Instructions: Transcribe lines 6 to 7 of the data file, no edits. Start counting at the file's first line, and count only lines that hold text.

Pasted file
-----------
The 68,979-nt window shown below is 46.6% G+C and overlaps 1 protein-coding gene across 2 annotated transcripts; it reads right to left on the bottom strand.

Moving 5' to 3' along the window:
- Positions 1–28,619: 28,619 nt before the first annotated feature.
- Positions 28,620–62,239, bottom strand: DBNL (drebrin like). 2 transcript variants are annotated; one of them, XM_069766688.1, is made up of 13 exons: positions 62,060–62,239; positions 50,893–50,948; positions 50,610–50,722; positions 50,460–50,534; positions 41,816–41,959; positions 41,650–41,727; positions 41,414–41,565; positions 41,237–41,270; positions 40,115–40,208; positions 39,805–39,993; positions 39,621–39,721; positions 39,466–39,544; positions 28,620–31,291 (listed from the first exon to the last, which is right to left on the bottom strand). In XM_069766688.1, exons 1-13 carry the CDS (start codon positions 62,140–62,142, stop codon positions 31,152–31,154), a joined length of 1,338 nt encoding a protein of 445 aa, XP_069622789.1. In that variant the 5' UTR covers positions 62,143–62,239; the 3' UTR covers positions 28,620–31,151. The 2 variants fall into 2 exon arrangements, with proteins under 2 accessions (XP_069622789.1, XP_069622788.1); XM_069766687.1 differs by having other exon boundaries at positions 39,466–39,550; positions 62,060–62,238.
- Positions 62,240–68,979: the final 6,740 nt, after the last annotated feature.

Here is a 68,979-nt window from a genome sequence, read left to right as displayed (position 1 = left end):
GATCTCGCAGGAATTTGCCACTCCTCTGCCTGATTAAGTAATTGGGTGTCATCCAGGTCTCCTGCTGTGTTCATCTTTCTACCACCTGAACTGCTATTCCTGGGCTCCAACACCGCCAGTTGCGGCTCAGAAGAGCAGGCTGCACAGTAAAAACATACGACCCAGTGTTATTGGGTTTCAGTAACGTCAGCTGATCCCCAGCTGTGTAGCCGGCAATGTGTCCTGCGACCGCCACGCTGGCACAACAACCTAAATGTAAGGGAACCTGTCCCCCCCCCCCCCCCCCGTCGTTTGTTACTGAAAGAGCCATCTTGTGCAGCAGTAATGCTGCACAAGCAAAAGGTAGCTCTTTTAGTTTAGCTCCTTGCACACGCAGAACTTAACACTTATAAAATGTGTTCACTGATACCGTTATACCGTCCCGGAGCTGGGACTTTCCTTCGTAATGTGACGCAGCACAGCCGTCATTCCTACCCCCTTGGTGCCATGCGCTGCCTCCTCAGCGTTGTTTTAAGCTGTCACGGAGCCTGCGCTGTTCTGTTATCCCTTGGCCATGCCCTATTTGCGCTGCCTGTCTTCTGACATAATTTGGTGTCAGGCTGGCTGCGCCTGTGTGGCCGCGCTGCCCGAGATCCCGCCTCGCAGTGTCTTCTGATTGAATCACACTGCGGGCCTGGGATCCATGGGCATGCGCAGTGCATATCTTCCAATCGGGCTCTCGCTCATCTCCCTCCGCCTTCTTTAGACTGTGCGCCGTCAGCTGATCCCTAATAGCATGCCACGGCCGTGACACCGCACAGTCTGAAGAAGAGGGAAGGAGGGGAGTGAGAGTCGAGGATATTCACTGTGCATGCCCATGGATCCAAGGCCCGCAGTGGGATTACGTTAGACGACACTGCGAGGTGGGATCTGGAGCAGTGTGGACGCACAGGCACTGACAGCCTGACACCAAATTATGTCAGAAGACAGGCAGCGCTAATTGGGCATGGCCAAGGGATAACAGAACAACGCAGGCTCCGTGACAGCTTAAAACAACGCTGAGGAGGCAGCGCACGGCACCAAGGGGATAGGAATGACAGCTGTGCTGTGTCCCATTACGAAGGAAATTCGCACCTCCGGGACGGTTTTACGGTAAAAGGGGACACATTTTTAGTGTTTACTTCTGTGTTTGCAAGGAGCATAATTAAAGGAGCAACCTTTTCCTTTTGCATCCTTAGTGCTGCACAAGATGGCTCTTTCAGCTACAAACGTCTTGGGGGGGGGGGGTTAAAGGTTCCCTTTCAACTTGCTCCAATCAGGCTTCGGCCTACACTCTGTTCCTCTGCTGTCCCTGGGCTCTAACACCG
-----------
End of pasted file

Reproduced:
Here is a 68,979-nt window from a genome sequence, read left to right as displayed (position 1 = left end):
GATCTCGCAGGAATTTGCCACTCCTCTGCCTGATTAAGTAATTGGGTGTCATCCAGGTCTCCTGCTGTGTTCATCTTTCTACCACCTGAACTGCTATTCCTGGGCTCCAACACCGCCAGTTGCGGCTCAGAAGAGCAGGCTGCACAGTAAAAACATACGACCCAGTGTTATTGGGTTTCAGTAACGTCAGCTGATCCCCAGCTGTGTAGCCGGCAATGTGTCCTGCGACCGCCACGCTGGCACAACAACCTAAATGTAAGGGAACCTGTCCCCCCCCCCCCCCCCCGTCGTTTGTTACTGAAAGAGCCATCTTGTGCAGCAGTAATGCTGCACAAGCAAAAGGTAGCTCTTTTAGTTTAGCTCCTTGCACACGCAGAACTTAACACTTATAAAATGTGTTCACTGATACCGTTATACCGTCCCGGAGCTGGGACTTTCCTTCGTAATGTGACGCAGCACAGCCGTCATTCCTACCCCCTTGGTGCCATGCGCTGCCTCCTCAGCGTTGTTTTAAGCTGTCACGGAGCCTGCGCTGTTCTGTTATCCCTTGGCCATGCCCTATTTGCGCTGCCTGTCTTCTGACATAATTTGGTGTCAGGCTGGCTGCGCCTGTGTGGCCGCGCTGCCCGAGATCCCGCCTCGCAGTGTCTTCTGATTGAATCACACTGCGGGCCTGGGATCCATGGGCATGCGCAGTGCATATCTTCCAATCGGGCTCTCGCTCATCTCCCTCCGCCTTCTTTAGACTGTGCGCCGTCAGCTGATCCCTAATAGCATGCCACGGCCGTGACACCGCACAGTCTGAAGAAGAGGGAAGGAGGGGAGTGAGAGTCGAGGATATTCACTGTGCATGCCCATGGATCCAAGGCCCGCAGTGGGATTACGTTAGACGACACTGCGAGGTGGGATCTGGAGCAGTGTGGACGCACAGGCACTGACAGCCTGACACCAAATTATGTCAGAAGACAGGCAGCGCTAATTGGGCATGGCCAAGGGATAACAGAACAACGCAGGCTCCGTGACAGCTTAAAACAACGCTGAGGAGGCAGCGCACGGCACCAAGGGGATAGGAATGACAGCTGTGCTGTGTCCCATTACGAAGGAAATTCGCACCTCCGGGACGGTTTTACGGTAAAAGGGGACACATTTTTAGTGTTTACTTCTGTGTTTGCAAGGAGCATAATTAAAGGAGCAACCTTTTCCTTTTGCATCCTTAGTGCTGCACAAGATGGCTCTTTCAGCTACAAACGTCTTGGGGGGGGGGGGTTAAAGGTTCCCTTTCAACTTGCTCCAATCAGGCTTCGGCCTACACTCTGTTCCTCTGCTGTCCCTGGGCTCTAACACCG